Hockey Night in Canada remains in its traditional Saturday night timeslot, but rather than having games split across CBC Television stations on a regional basis, multiple games are broadcast nationally, split across CBC, Citytv, and the Sportsnet networks. FX Canada was also initially involved, with the channel typically airing an all-U. Three to five games air during the early, 7 p. PT west coast window. A license for this arrangement was approved by the Canadian Radio-television and Telecommunications Commission in April Lacroix , in notifying CBC employees of the deal in an internal memo, noted that the new sub-licensing arrangement with Rogers "may not be the ideal scenario [for the CBC] but, it is the right outcome for Canadian hockey fans", as it allowed the NHL and the Hockey Night in Canada brand to remain on CBC and be made available to a wider audience with minimal cost to the public broadcaster, which has gone through reductions in funding in recent years.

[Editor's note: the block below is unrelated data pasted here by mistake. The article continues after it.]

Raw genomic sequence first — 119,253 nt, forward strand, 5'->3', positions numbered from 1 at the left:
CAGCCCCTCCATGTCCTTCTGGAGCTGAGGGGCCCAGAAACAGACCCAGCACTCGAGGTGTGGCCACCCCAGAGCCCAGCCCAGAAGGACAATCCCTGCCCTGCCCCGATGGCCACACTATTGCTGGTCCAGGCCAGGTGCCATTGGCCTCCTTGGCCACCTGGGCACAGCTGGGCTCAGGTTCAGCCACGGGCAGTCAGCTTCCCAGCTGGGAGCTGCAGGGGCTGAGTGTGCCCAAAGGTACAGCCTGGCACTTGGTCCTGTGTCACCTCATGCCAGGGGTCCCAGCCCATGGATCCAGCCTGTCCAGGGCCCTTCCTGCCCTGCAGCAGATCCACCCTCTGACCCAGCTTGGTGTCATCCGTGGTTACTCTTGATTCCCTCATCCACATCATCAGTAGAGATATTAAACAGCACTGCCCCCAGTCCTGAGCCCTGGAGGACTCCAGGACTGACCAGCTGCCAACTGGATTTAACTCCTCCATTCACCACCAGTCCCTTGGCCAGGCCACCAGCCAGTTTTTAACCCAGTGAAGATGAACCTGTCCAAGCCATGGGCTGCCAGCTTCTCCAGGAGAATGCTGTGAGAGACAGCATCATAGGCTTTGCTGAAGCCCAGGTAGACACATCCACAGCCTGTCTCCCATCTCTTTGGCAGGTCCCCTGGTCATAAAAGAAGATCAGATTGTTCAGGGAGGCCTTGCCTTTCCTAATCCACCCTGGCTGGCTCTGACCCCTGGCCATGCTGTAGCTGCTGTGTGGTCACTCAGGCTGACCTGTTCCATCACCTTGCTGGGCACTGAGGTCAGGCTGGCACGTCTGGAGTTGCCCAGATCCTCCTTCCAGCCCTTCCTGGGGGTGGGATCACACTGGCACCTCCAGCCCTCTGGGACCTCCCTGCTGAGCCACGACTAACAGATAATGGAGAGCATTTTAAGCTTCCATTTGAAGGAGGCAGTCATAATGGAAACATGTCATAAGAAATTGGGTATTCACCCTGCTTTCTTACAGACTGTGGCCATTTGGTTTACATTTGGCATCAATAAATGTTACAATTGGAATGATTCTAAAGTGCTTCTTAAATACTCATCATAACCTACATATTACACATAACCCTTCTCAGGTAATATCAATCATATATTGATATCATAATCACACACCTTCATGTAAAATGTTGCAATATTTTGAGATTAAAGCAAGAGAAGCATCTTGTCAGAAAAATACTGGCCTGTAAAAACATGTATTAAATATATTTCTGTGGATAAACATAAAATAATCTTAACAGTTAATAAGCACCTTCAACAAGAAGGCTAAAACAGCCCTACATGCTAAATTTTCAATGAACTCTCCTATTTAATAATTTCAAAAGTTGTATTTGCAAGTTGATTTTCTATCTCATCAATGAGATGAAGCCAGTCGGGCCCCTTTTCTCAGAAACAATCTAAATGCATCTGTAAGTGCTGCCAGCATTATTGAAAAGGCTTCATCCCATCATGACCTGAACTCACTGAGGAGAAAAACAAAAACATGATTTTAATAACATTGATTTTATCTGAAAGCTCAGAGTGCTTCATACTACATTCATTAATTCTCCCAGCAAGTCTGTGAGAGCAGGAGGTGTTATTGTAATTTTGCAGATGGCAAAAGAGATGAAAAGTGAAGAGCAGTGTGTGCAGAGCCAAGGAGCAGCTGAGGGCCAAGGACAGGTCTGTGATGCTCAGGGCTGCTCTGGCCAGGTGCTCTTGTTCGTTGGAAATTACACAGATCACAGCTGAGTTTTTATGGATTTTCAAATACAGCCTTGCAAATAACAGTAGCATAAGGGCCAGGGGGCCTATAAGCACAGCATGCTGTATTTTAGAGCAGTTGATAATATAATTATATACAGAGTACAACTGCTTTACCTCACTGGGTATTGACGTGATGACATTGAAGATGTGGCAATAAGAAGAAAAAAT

The loss of Hockey Night was cited as a factor to the budget cuts, but was also credited to the performance of CBC's entertainment programming. The sub-licensing deal was initially announced as lasting for four years; CBC staff described the agreement as a means of providing a "structured exit from hockey" in the event that Rogers does not extend the agreement. The deal was also considered a low-cost means of allowing CBC to maintain a level of major sports output in the lead-up to future Olympic Games and the Pan-American Games , whose rights are owned outright by CBC.